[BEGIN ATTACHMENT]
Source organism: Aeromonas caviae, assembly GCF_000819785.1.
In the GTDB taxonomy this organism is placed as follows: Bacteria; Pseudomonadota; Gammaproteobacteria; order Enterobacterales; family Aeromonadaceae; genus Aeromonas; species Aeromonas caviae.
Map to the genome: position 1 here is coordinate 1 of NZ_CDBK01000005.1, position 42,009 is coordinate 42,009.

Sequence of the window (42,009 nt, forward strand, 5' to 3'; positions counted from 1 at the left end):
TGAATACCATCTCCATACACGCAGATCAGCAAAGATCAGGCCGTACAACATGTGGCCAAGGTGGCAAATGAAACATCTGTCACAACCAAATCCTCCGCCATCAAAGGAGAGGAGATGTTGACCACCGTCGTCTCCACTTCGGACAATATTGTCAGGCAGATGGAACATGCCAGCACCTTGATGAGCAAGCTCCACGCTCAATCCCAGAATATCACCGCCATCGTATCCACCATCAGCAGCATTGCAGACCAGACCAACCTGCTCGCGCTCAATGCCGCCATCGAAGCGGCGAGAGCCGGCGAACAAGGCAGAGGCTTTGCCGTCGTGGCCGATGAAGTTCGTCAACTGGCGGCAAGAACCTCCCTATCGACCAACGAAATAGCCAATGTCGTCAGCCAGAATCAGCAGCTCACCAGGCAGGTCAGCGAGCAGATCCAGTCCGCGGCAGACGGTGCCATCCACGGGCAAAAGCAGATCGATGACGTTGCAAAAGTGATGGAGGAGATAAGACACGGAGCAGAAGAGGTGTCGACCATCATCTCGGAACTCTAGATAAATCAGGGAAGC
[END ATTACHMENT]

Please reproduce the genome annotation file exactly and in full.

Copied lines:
Source organism: Aeromonas caviae, assembly GCF_000819785.1.
In the GTDB taxonomy this organism is placed as follows: Bacteria; Pseudomonadota; Gammaproteobacteria; order Enterobacterales; family Aeromonadaceae; genus Aeromonas; species Aeromonas caviae.
Map to the genome: position 1 here is coordinate 1 of NZ_CDBK01000005.1, position 42,009 is coordinate 42,009.

Sequence of the window (42,009 nt, forward strand, 5' to 3'; positions counted from 1 at the left end):
TGAATACCATCTCCATACACGCAGATCAGCAAAGATCAGGCCGTACAACATGTGGCCAAGGTGGCAAATGAAACATCTGTCACAACCAAATCCTCCGCCATCAAAGGAGAGGAGATGTTGACCACCGTCGTCTCCACTTCGGACAATATTGTCAGGCAGATGGAACATGCCAGCACCTTGATGAGCAAGCTCCACGCTCAATCCCAGAATATCACCGCCATCGTATCCACCATCAGCAGCATTGCAGACCAGACCAACCTGCTCGCGCTCAATGCCGCCATCGAAGCGGCGAGAGCCGGCGAACAAGGCAGAGGCTTTGCCGTCGTGGCCGATGAAGTTCGTCAACTGGCGGCAAGAACCTCCCTATCGACCAACGAAATAGCCAATGTCGTCAGCCAGAATCAGCAGCTCACCAGGCAGGTCAGCGAGCAGATCCAGTCCGCGGCAGACGGTGCCATCCACGGGCAAAAGCAGATCGATGACGTTGCAAAAGTGATGGAGGAGATAAGACACGGAGCAGAAGAGGTGTCGACCATCATCTCGGAACTCTAGATAAATCAGGGAAGC